This evening Carter had a major meltdown. I'd kind of expected it, since he almost always has a meltdown soon after Doug comes home from a trip, but the intensity of this one caught me by surprise. It was triggered by him realizing that I'd just started a load of laundry, and that he'd missed his chance to turn the machine on. I offered to turn the machine off and let him press the button again, but then he got even more upset because he wanted to load the machine and put the detergent in too. So clearly this was not about the laundry.
I keep reading that when kids this age melt down about seemingly trivial things, the intense emotion is almost never about the trivial thing. It's interesting to watch it happen because though it seems so completely ridiculous and out of proportion, it's actually a really valuable opportunity to watch and listen to a child. You can learn a lot about them when they're melting down, and you can do so much by just being fully present and accepting that emotion and being sympathetic and loving in return.
I've been trying to figure out what is the best thing to say to Carter when these meltdowns happen. Saying "I see that you're mad" doesn't seem to help, nor does "I hear you" or "You really really wanted _____". In fact, it sometimes seems like me expressing sympathy and understanding just pisses him off! Tonight I tried to tell him that he was safe, that I was going to stay with him while he got his feelings out. He immediately responded that he didn't want to be safe -- he almost always rejects anything I say when he's upset, which most likely means he's telling me he doesn't want me to say anything at all. (I should try that sometime, I know.) But then he really seemed to latch on to the "getting his feelings out" idea, and that became something we could talk about. So it felt like we actually accomplished something there. A little while later we snuggled on the couch and read a book, and he said he felt a lot better.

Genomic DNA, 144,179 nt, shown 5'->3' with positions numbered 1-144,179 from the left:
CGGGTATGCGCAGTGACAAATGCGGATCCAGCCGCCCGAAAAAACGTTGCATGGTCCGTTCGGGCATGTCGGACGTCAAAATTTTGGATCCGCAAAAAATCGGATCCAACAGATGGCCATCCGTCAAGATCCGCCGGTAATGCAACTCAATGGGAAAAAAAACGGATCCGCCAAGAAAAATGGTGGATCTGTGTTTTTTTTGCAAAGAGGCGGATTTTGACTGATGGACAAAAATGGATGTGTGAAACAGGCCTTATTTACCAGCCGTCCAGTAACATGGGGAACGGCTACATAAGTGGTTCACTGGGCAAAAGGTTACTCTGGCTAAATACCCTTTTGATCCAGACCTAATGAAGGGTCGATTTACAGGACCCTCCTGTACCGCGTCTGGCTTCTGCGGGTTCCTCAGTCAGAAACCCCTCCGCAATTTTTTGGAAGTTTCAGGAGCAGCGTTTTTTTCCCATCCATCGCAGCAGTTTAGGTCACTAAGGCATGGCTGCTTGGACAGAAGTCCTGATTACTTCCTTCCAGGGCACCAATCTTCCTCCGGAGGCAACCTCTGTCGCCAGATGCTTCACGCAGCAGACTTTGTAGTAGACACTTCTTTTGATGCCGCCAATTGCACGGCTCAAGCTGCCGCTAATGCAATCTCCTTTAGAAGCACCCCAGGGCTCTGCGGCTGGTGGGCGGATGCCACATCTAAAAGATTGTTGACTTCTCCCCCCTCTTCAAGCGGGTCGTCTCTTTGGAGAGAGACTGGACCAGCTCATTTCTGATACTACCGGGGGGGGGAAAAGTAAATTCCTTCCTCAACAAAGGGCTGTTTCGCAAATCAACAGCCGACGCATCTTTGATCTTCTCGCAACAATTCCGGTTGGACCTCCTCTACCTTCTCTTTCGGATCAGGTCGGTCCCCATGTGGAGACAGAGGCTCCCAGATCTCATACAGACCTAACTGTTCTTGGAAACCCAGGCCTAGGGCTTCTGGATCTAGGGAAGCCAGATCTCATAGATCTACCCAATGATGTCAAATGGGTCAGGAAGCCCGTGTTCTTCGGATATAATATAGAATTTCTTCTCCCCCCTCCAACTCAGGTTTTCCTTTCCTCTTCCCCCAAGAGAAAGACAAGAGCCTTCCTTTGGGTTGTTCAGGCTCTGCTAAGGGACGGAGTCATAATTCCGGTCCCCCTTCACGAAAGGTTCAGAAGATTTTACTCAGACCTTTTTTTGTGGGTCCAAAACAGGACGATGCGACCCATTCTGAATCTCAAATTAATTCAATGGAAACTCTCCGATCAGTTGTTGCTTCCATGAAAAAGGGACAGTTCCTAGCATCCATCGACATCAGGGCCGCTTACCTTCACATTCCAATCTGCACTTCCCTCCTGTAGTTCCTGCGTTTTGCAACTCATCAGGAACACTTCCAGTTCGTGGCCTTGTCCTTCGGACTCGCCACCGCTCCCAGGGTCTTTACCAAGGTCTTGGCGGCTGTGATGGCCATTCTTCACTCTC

I feel like I've come so far on this parenting journey already. Dealing with strong emotions was definitely a challenge for me, but the approach I decided to take was one of love and support and acceptance (as opposed to walking away or punishing a child for having a meltdown). It's one thing to say that in theory, but it's entirely another to simply sit and love your child who is thrashing around on the floor over something seemingly trivial.
But it's also powerful, you know? I love you, even now when all of your most unpleasant emotions are pouring out. I will not walk away and leave you alone with all of these painful feelings you don't understand and can't yet control. I am here, and I will stay here and anchor you until you can stand on your own two feet again. And when this storm passes, I won't make you feel bad about having those feelings. I won't shame you or chastise you. I will simply love you.
After a couple of years of working really hard on myself, that's what's in my head during a meltdown. I feel good about that. :-)